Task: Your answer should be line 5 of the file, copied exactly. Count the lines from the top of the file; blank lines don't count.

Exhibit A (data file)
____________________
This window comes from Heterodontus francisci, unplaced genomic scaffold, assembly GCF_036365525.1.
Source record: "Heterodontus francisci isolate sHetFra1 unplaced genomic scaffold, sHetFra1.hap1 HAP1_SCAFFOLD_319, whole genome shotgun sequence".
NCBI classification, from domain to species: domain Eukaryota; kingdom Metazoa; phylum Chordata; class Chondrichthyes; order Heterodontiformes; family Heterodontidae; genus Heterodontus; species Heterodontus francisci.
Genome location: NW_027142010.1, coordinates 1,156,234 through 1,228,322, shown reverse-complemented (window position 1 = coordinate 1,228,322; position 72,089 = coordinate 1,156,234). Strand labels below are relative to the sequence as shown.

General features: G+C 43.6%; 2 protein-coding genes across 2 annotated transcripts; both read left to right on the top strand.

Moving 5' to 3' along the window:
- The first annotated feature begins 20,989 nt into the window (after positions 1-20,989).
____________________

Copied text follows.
General features: G+C 43.6%; 2 protein-coding genes across 2 annotated transcripts; both read left to right on the top strand.